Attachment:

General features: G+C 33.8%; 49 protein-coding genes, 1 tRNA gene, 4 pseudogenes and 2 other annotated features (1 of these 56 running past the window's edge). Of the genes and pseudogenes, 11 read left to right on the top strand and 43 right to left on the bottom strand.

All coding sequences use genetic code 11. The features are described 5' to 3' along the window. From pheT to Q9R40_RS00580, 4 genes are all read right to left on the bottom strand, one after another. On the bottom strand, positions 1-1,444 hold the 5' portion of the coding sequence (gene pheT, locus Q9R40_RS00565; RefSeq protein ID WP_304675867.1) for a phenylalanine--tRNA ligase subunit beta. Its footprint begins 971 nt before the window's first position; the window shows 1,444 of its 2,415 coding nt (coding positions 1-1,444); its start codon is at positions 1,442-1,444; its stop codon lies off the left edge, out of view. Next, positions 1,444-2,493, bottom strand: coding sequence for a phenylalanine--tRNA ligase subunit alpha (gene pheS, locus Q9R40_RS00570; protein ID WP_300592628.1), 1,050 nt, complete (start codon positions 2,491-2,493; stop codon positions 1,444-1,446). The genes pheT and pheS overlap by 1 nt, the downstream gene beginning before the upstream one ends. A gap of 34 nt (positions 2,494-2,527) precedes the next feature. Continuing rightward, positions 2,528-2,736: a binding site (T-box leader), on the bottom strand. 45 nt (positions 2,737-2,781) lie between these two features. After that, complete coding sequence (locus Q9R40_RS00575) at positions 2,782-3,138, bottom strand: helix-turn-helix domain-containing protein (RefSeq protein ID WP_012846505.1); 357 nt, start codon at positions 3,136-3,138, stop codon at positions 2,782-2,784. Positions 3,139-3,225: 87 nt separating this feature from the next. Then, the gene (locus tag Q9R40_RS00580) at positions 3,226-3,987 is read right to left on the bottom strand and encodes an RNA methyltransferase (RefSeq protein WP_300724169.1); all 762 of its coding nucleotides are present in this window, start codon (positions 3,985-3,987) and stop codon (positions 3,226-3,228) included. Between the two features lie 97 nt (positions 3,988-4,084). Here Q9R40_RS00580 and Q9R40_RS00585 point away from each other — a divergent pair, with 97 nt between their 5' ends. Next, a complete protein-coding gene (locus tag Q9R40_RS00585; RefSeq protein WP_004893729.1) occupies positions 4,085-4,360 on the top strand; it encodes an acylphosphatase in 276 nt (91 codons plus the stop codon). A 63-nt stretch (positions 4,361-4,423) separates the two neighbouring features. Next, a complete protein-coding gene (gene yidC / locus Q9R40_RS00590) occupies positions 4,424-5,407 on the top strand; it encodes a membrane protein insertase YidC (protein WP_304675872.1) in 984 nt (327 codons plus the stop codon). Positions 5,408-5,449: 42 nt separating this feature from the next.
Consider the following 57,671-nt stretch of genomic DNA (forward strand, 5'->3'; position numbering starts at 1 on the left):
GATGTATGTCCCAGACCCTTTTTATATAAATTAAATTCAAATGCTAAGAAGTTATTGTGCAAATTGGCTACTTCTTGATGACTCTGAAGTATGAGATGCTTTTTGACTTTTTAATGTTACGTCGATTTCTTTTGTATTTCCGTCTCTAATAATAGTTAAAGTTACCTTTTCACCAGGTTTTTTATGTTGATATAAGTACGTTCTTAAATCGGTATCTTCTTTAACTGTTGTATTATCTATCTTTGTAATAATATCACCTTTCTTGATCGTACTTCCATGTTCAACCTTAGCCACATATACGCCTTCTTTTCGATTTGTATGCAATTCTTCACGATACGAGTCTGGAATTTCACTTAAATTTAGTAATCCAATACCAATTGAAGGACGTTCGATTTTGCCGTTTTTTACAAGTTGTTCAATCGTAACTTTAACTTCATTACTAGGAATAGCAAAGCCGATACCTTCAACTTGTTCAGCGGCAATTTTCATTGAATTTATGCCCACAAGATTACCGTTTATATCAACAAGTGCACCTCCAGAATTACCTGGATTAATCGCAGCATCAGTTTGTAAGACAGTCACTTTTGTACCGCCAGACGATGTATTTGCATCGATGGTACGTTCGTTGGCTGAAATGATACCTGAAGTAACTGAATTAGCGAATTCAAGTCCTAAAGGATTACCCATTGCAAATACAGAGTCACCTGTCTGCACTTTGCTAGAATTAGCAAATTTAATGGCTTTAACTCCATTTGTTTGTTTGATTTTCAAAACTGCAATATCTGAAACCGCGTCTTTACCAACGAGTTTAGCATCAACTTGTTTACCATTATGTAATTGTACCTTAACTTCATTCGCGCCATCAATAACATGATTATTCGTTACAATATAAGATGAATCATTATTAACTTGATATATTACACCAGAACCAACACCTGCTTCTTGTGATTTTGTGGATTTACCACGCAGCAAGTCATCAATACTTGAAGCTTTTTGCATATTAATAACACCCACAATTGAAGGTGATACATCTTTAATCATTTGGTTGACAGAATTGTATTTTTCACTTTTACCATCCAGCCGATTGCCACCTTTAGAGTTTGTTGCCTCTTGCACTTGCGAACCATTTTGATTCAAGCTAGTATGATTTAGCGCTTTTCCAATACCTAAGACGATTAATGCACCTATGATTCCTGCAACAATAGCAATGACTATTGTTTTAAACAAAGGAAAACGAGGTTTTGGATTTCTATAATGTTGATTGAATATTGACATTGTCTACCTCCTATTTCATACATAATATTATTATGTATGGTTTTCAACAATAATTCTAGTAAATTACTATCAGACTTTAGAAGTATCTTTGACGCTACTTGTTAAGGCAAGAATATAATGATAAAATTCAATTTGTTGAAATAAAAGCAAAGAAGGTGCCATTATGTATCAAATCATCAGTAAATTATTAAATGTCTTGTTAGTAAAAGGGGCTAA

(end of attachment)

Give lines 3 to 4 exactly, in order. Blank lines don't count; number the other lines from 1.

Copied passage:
Consider the following 57,671-nt stretch of genomic DNA (forward strand, 5'->3'; position numbering starts at 1 on the left):
GATGTATGTCCCAGACCCTTTTTATATAAATTAAATTCAAATGCTAAGAAGTTATTGTGCAAATTGGCTACTTCTTGATGACTCTGAAGTATGAGATGCTTTTTGACTTTTTAATGTTACGTCGATTTCTTTTGTATTTCCGTCTCTAATAATAGTTAAAGTTACCTTTTCACCAGGTTTTTTATGTTGATATAAGTACGTTCTTAAATCGGTATCTTCTTTAACTGTTGTATTATCTATCTTTGTAATAATATCACCTTTCTTGATCGTACTTCCATGTTCAACCTTAGCCACATATACGCCTTCTTTTCGATTTGTATGCAATTCTTCACGATACGAGTCTGGAATTTCACTTAAATTTAGTAATCCAATACCAATTGAAGGACGTTCGATTTTGCCGTTTTTTACAAGTTGTTCAATCGTAACTTTAACTTCATTACTAGGAATAGCAAAGCCGATACCTTCAACTTGTTCAGCGGCAATTTTCATTGAATTTATGCCCACAAGATTACCGTTTATATCAACAAGTGCACCTCCAGAATTACCTGGATTAATCGCAGCATCAGTTTGTAAGACAGTCACTTTTGTACCGCCAGACGATGTATTTGCATCGATGGTACGTTCGTTGGCTGAAATGATACCTGAAGTAACTGAATTAGCGAATTCAAGTCCTAAAGGATTACCCATTGCAAATACAGAGTCACCTGTCTGCACTTTGCTAGAATTAGCAAATTTAATGGCTTTAACTCCATTTGTTTGTTTGATTTTCAAAACTGCAATATCTGAAACCGCGTCTTTACCAACGAGTTTAGCATCAACTTGTTTACCATTATGTAATTGTACCTTAACTTCATTCGCGCCATCAATAACATGATTATTCGTTACAATATAAGATGAATCATTATTAACTTGATATATTACACCAGAACCAACACCTGCTTCTTGTGATTTTGTGGATTTACCACGCAGCAAGTCATCAATACTTGAAGCTTTTTGCATATTAATAACACCCACAATTGAAGGTGATACATCTTTAATCATTTGGTTGACAGAATTGTATTTTTCACTTTTACCATCCAGCCGATTGCCACCTTTAGAGTTTGTTGCCTCTTGCACTTGCGAACCATTTTGATTCAAGCTAGTATGATTTAGCGCTTTTCCAATACCTAAGACGATTAATGCACCTATGATTCCTGCAACAATAGCAATGACTATTGTTTTAAACAAAGGAAAACGAGGTTTTGGATTTCTATAATGTTGATTGAATATTGACATTGTCTACCTCCTATTTCATACATAATATTATTATGTATGGTTTTCAACAATAATTCTAGTAAATTACTATCAGACTTTAGAAGTATCTTTGACGCTACTTGTTAAGGCAAGAATATAATGATAAAATTCAATTTGTTGAAATAAAAGCAAAGAAGGTGCCATTATGTATCAAATCATCAGTAAATTATTAAATGTCTTGTTAGTAAAAGGGGCTAA